Spring Green Risotto

As I’ve probably mentioned before (and if not, it might be apparent from this post, or this one), we love risotto. It’s a great “work for your food” kind of meal. It’s not difficult to make, per se, it just requires a lot of attention and love. But in the end, it’s more than worth it. Possibly one of my favorite things about risotto (besides the creamy deliciousness) is that it can take on so many different variations. It’s easy to create different flavors and add different meats or veggies to make it different every time.

That’s exactly what we did with this spring green risotto that came across on my Google Reader from Annie’s Eats. Risotto is typically a pretty heavy dish, but this spring version made it seem light as a feather.

Spring Green Risotto

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Here’s what you’ll need:
Serves: 4
– about 5 cups chicken broth/stock
– 2 tbsp butter
– 1 tbsp olive oil
– 2 shallots, minced
– 2 leeks, chopped
– 1 1/2 cups Arborio rice
– 2/3 cup white wine
– 1 lb asparagus, cut into 1-inch pieces
– 10 oz. frozen peas, thawed
– 1 tbsp lemon zest
– salt and pepper
– 2 tbsp lemon juice
– 1/3 cup mascarpone cheese
– 1/2 cup Parmesan cheese

Instructions:
Like all risotto, you want to start by heating the broth — bring it to a boil, then reduce to simmer and let it hang out while you’re cooking. This will ensure that all liquid additions during the cooking process are already hot so the rice cooks correctly.

In a pot large enough to cook all the rice (remember, it’s going to grow as you cook it), heat the butter and olive oil over medium heat. Saute the shallots and leeks with a little salt and pepper until tender, about five minutes. Add the rice to the pan and stir to coat all the grains with butter, cook for about one minute. Next, begin adding liquid, starting with the wine. Stirring constantly, let the wine simmer until it has evaporated almost completely, about three minutes. After the wine has evaporated, begin adding the broth, a half cup at a time, letting it evaporate almost completely before each addition (this should take three to five minutes per addition). Make sure to stir constantly throughout the cooking process.

After the third liquid addition, add the asparagus and continue cooking like normal. Once the rice has been cooking for 15 minutes, stir in the peas, lemon zest and more salt and pepper. Continue adding liquid and stirring until the rice is tender and creamy, 20 to 25 minutes after the first liquid addition.

Once the rice is cooked, turn the heat off and stir in the lemon juice, mascarpone and Parmesan. Season with salt and pepper, if necessary, and serve.

This was really a great variation of one of our favorite dishes. It was light and fresh and reminded me of spring with each bite (I guess that’s why it’s called spring green risotto, huh?). There were a ton of vegetables, so each bite was full of something green — which I loved. The lemon zest really came through throughout, which added another element of fresh, light flavor. And finally, the mascarpone. It really added a whole other level of creamyess to this already creamy dish, which we both really liked. Come to think of it, I don’t think there was anything about this risotto that we didn’t like.

I found out after the fact that the original recipe also called for fennel, which is an ingredient that I’ve become very fond of recently. Next time we make this, I’ll definitely try it with the fennel and see how that changes it up. If you’re a risotto fan, I strongly recommend that you give this one a try…it’s something totally different and really tasty. I guarantee you’ll love it. 🙂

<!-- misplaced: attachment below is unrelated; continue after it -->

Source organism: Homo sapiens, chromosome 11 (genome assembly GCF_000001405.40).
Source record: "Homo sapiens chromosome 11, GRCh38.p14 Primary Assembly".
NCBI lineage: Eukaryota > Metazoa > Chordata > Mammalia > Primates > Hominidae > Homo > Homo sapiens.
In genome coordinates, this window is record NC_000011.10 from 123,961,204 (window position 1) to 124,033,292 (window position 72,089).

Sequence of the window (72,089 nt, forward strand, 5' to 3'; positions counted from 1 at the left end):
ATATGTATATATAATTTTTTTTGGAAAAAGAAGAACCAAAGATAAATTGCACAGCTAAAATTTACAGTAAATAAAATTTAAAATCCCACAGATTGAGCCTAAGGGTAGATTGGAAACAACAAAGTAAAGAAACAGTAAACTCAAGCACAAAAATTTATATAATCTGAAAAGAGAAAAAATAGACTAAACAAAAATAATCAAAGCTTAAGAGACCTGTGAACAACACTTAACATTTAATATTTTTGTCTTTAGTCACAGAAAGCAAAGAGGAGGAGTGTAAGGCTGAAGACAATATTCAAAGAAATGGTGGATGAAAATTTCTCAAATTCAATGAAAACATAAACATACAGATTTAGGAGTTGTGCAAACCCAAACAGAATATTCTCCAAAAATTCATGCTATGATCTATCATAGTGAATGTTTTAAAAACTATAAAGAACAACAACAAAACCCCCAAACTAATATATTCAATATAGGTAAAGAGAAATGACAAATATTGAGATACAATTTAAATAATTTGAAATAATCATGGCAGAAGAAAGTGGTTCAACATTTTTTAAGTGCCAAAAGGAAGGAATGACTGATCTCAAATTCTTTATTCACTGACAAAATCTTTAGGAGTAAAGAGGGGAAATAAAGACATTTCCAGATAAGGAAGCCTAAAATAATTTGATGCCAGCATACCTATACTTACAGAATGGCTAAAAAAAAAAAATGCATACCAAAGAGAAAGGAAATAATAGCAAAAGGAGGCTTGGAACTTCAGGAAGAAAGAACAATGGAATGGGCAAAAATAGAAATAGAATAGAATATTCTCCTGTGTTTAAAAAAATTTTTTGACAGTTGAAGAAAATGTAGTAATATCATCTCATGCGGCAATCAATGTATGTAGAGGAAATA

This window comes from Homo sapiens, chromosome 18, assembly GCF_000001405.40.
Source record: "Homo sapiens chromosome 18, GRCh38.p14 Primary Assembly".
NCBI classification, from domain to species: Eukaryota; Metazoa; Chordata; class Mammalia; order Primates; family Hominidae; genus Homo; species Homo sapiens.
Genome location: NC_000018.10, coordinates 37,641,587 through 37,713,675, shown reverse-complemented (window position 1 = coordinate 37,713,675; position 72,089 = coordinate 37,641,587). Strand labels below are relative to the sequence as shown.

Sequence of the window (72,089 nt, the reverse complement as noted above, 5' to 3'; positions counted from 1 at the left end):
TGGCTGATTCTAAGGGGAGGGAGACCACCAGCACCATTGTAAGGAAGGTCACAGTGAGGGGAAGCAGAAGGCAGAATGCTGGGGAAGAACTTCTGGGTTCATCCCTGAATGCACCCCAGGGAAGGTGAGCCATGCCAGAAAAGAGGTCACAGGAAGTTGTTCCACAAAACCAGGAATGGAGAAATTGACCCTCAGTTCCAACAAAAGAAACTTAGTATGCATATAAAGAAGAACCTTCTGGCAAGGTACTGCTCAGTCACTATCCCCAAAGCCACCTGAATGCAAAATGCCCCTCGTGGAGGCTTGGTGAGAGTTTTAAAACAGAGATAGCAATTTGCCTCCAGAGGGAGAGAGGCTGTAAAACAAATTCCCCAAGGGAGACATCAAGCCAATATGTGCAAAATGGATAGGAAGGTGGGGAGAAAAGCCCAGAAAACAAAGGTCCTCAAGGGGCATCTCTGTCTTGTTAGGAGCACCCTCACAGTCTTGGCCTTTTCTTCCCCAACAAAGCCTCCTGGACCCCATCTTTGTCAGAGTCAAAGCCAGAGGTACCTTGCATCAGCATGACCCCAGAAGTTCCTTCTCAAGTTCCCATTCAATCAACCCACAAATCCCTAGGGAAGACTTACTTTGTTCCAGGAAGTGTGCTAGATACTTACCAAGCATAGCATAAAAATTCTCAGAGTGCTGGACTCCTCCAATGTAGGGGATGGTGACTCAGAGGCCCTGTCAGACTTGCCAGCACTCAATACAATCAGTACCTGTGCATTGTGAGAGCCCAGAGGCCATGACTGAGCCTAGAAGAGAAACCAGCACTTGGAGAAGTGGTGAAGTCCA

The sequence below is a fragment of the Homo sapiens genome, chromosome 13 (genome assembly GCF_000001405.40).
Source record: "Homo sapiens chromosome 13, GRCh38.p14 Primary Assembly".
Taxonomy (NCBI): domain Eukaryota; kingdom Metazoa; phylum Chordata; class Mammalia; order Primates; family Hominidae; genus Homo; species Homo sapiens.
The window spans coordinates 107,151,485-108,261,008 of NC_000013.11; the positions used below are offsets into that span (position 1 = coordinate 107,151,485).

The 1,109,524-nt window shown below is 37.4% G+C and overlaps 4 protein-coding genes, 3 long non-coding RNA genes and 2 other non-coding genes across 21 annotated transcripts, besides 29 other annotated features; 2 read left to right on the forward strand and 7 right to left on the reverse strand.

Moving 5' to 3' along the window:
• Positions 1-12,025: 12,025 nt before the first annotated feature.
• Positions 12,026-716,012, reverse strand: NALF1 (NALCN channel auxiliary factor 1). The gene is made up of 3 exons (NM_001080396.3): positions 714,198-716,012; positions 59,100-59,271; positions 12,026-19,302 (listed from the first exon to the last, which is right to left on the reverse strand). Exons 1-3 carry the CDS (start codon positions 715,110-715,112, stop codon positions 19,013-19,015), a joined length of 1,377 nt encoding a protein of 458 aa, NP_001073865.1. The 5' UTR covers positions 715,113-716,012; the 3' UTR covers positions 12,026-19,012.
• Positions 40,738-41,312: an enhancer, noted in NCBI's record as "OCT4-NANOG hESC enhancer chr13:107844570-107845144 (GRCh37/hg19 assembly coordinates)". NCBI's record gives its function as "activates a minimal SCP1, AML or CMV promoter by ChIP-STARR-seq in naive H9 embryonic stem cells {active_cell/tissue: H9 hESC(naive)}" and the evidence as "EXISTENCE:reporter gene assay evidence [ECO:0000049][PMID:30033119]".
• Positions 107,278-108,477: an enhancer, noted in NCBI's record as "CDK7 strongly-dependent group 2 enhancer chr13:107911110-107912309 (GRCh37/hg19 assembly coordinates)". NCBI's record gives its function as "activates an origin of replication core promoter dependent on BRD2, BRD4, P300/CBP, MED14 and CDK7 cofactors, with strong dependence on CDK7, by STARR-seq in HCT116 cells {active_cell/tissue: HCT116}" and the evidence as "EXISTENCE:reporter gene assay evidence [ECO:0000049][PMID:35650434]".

Green Chili Risotto

I’ve lived in New Mexico all my life, so green chili is pretty much a staple to me. Since Billy is a transplant, he seems to think that New Mexican’s use green chili for way too many things (like pizza and beer). Never the less, when we were out to eat a few weeks ago and he saw Parmesan risotto with a green chili white wine sauce, he had to order it. He cleaned his plate and was determined to recreate the dish at home…I think it’s probably safe to say that he’s turning in to a true New Mexican.

We pretty much made just a basic risotto and created a sauce to put on top, and it was amazing. It was one of the easiest risottos I’ve done in a while, but also one of the most flavorful.

Here’s what you’ll need:
Risotto
– 3 to 4 cups vegetable broth
– 3 tablespoons butter
– olive oil
– 1 onion, chopped
– salt and pepper
– 1 cup Arborio rice
– 1/2 cup white wine
– 1/4 Parmesan cheese
Sauce
– olive oil
– 1/2 of an onion, chopped
– 3 to 4 ounces green chili, chopped (2 or 3 fresh green chilies or 1 small can)
– salt and pepper
– 1/2 cup white wine

Bring the broth to a boil, then reduce to a slow simmer and let it sit throughout the cooking process — the idea here is that all liquid additions to the rice are warm. In a separate pot (or high-sided pan large enough to hold the rice once it’s cooked), heat two tablespoons of the butter and a drizzle of olive oil over medium-high heat. Saute the onion until translucent, about three minutes. Season with salt and pepper (and a few red pepper flakes, if you like). Add the rice and stir to coat each grain with butter. Next, begin adding liquid, one half cup at a time, starting with the wine. Stirring constantly, let the liquid simmer until it has evaporated almost completely, about three minutes per addition. Continue adding liquid, stirring and evaporating until thre rice is cooked through and creamy, about 20 minutes after the first addition of liquid.

Meanwhile, heat a drizzle of olive oil in a skillet over medium-high heat for the green chili sauce. Saute the onion until translucent, about three minutes. Season with salt and pepper. Add the green chili and continue to saute for another two or three minutes. Add the white wine and let simmer until reduced by half, or until there is a good amount of liquid to create a sauce for the rice.

Once the rice is cooked, turn off the heat and stir in the Parmesan and remaining tablespoon of butter and season with salt and pepper if necessary. Spoon onto a plate and cover with the green chili and white wine sauce.